What The World Would Be Like If Engineering Didn't Exist
Are you fascinated by the world of engineering? Can you imagine a world without engineering? It might be a tougher question than you think to answer, because many people do not actually know the extent to which we rely on engineering for our world to function, and the amount of work that has gone into it by different types of engineers.
The discipline of engineering is one of the oldest in the world, arguably as old as civilization itself. The first engineers were those who developed the lever, the pulley and the inclined plane. Egyptian engineers designed and built the Pyramids, and Roman engineers conceptualized the famous aqueducts. Today, engineering covers a broad range of disciplines all devoted to keeping the "engine" of our modern civilization running — world without engineering would see disaster happen more often than not.
I have personally worked in many engineering jobs in varied fields, and some of my jobs have seen me move internationally to explore the world of engineering from a number of different countries and cultures. What I can say is this: in every role my skills have developed and expanded, with advanced technology aiding my engineering work. Gone are the days were I had to run out to a construction site and manually repair an engineering fault — now the reliance is upon technology working and managing the fault from a control room.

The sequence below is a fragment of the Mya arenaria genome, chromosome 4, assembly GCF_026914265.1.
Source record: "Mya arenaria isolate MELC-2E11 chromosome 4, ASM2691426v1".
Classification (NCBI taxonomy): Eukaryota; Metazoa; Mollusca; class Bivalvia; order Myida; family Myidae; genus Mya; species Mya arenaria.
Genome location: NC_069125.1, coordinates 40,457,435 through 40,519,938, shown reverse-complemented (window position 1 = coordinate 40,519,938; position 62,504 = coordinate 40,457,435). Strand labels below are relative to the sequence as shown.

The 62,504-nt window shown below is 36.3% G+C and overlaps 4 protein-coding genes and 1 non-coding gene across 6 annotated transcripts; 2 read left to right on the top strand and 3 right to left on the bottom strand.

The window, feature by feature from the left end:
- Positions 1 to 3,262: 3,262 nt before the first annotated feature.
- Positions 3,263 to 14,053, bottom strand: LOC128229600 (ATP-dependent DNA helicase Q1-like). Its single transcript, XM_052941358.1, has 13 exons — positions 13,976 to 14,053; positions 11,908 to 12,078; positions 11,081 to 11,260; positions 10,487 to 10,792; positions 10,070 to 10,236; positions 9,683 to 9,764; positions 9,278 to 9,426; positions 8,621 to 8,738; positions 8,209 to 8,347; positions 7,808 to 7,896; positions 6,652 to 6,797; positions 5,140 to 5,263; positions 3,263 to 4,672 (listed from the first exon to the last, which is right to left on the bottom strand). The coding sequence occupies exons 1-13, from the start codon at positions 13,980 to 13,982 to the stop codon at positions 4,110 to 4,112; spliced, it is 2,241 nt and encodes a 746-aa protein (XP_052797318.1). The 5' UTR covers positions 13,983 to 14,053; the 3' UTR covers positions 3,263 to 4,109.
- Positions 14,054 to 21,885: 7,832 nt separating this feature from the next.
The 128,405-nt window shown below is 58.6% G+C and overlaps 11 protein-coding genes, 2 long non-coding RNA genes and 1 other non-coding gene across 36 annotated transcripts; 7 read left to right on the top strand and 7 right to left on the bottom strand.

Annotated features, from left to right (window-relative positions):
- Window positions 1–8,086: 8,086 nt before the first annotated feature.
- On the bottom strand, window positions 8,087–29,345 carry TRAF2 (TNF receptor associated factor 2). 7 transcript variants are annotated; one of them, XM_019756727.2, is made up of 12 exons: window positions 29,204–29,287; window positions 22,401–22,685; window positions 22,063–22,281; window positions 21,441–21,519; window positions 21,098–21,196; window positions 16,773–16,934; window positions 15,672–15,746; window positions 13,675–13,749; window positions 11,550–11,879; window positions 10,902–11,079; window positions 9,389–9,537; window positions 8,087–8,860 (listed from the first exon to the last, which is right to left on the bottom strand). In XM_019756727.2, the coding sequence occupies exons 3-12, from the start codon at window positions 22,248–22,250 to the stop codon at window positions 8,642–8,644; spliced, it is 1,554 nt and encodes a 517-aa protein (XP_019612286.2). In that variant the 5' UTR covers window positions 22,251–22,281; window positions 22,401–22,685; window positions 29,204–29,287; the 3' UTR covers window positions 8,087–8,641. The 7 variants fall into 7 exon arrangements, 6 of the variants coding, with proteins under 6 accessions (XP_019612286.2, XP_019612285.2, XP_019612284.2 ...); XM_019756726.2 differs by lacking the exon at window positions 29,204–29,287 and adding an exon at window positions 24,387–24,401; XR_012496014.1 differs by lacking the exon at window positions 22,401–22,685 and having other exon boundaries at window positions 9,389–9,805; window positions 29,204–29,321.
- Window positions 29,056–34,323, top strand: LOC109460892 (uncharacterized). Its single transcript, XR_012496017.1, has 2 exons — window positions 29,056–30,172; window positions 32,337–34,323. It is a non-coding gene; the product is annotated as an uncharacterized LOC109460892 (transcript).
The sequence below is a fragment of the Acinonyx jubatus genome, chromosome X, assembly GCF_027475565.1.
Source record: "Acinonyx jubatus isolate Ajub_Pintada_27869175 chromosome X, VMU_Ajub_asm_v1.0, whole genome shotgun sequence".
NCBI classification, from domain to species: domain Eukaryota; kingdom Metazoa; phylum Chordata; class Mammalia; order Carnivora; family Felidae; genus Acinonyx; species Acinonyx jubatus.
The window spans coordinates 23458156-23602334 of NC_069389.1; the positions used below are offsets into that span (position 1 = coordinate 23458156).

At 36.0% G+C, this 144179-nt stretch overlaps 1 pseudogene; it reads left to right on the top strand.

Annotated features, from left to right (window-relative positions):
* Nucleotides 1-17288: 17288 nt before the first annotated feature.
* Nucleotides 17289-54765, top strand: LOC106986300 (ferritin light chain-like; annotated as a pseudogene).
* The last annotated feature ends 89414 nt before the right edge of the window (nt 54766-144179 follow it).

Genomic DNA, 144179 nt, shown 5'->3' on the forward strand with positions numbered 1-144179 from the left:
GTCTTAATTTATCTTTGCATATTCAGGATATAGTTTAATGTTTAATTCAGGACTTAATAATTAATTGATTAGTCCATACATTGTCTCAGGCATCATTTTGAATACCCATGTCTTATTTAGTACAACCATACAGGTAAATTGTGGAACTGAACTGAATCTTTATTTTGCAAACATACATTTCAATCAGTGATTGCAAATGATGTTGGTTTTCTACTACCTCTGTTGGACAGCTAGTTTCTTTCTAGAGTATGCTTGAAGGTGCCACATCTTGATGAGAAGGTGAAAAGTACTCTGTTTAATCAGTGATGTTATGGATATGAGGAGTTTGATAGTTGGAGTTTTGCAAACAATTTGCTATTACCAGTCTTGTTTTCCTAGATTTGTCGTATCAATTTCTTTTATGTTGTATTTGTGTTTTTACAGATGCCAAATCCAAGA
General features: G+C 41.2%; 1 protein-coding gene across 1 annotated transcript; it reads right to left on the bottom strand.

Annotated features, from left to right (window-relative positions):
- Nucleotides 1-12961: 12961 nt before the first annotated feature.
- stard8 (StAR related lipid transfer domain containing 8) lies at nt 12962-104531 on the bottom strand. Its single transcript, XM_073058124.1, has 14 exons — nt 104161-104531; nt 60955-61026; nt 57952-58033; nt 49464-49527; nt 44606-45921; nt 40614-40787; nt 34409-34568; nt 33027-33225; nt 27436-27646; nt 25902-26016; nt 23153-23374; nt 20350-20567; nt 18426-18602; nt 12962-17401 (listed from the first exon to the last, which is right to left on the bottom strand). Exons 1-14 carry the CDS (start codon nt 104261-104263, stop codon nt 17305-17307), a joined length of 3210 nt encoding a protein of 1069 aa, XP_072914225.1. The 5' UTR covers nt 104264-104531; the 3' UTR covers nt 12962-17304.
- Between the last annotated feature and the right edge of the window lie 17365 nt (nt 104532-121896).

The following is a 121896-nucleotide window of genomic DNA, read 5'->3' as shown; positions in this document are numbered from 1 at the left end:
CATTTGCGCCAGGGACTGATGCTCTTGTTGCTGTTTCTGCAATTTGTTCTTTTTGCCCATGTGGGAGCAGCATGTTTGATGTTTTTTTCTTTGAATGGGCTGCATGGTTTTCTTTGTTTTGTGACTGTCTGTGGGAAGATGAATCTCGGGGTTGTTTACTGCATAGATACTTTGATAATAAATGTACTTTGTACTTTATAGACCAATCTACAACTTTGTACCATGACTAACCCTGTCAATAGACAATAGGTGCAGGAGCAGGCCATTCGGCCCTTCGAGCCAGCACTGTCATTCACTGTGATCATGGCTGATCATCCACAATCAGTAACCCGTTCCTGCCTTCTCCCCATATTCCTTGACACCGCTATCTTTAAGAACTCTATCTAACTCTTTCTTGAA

However, the world does not only function on advanced engineering technology. In order to fully understand the world without engineering, you need to be familiar with the current jobs that make an impact. For example, you can find electrical engineers working for companies like General Electric and Siemens who develop, test and supervise the equipment that keeps our power running. There are the mechanical engineers who physically develop and test all kinds of modern devices, from computers to recreational equipment to vehicles. Civil engineers work to maintain and improve the infrastructure of our modern cities, roads, airports and transportation networks. Environmental engineers help companies comply with environmental law, aid in the cleanup of hazardous waste and consult with corporations and governments on how to avoid environmental problems.
Engineering in Modern Life
When we think of engineering, we usually think of devices, computer software, complicated mathematics and elaborate building projects that look beautiful to the eye; a stunning piece of architecture or scientific program. But these highly specialized fields are just a distillation of a basic concept that has fueled civilization itself. Engineering has created nearly every aspect of our daily modern lives and it is more than just a skill or design — it's a fundamental way of thinking and interacting with the environment around us.